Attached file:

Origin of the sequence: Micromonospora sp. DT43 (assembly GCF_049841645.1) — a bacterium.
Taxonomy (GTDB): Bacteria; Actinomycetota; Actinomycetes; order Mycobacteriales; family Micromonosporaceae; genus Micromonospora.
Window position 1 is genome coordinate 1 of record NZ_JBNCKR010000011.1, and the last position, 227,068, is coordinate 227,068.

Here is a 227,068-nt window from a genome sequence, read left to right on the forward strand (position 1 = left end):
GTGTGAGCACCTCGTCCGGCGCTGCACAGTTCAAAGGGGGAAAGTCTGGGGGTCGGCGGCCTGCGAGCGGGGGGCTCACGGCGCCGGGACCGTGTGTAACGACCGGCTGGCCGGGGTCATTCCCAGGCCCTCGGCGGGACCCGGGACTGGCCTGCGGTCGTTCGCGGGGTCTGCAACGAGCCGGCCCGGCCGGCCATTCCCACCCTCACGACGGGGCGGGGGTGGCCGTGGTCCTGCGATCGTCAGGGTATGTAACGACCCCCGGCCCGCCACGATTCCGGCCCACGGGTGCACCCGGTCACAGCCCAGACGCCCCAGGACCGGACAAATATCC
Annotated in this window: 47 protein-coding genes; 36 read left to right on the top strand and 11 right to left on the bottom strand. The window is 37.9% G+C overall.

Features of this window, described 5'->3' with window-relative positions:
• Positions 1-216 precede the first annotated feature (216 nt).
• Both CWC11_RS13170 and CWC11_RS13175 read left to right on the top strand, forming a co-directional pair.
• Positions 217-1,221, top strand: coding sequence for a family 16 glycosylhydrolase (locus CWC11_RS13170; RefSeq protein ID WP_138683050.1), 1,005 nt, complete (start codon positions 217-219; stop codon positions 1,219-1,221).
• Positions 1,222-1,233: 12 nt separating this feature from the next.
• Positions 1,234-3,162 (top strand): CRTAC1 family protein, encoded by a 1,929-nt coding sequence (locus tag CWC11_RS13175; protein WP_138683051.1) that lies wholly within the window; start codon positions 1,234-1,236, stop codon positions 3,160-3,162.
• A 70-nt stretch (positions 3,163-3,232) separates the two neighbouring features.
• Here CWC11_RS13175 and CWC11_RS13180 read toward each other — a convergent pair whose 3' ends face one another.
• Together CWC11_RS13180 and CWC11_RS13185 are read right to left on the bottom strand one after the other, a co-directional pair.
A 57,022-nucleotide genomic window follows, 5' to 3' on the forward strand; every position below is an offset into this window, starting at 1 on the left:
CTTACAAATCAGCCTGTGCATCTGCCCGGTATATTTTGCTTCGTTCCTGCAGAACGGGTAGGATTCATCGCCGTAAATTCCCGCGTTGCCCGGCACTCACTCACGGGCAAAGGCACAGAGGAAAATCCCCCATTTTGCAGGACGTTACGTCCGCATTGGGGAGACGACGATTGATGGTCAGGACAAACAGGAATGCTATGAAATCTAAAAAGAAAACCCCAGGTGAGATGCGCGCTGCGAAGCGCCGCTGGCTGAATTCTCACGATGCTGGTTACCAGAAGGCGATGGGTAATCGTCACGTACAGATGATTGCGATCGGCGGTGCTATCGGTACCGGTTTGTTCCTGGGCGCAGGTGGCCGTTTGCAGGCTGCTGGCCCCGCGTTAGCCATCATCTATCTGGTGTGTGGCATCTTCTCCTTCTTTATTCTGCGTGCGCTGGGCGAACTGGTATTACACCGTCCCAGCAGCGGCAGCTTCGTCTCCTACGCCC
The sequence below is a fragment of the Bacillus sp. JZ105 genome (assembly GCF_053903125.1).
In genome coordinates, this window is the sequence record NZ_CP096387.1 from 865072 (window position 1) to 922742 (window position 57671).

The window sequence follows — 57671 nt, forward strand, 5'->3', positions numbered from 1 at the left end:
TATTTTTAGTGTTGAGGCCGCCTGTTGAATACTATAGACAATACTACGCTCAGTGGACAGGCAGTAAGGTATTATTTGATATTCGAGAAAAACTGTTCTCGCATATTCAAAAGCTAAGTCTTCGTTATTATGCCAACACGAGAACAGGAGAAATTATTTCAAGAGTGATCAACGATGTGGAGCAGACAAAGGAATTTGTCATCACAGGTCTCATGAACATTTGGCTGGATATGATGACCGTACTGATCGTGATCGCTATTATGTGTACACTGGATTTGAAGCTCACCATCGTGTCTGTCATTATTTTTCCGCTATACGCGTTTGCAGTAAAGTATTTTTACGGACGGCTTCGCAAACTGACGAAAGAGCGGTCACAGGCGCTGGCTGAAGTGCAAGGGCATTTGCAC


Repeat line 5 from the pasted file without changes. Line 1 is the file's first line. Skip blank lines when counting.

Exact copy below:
GTGTGAGCACCTCGTCCGGCGCTGCACAGTTCAAAGGGGGAAAGTCTGGGGGTCGGCGGCCTGCGAGCGGGGGGCTCACGGCGCCGGGACCGTGTGTAACGACCGGCTGGCCGGGGTCATTCCCAGGCCCTCGGCGGGACCCGGGACTGGCCTGCGGTCGTTCGCGGGGTCTGCAACGAGCCGGCCCGGCCGGCCATTCCCACCCTCACGACGGGGCGGGGGTGGCCGTGGTCCTGCGATCGTCAGGGTATGTAACGACCCCCGGCCCGCCACGATTCCGGCCCACGGGTGCACCCGGTCACAGCCCAGACGCCCCAGGACCGGACAAATATCC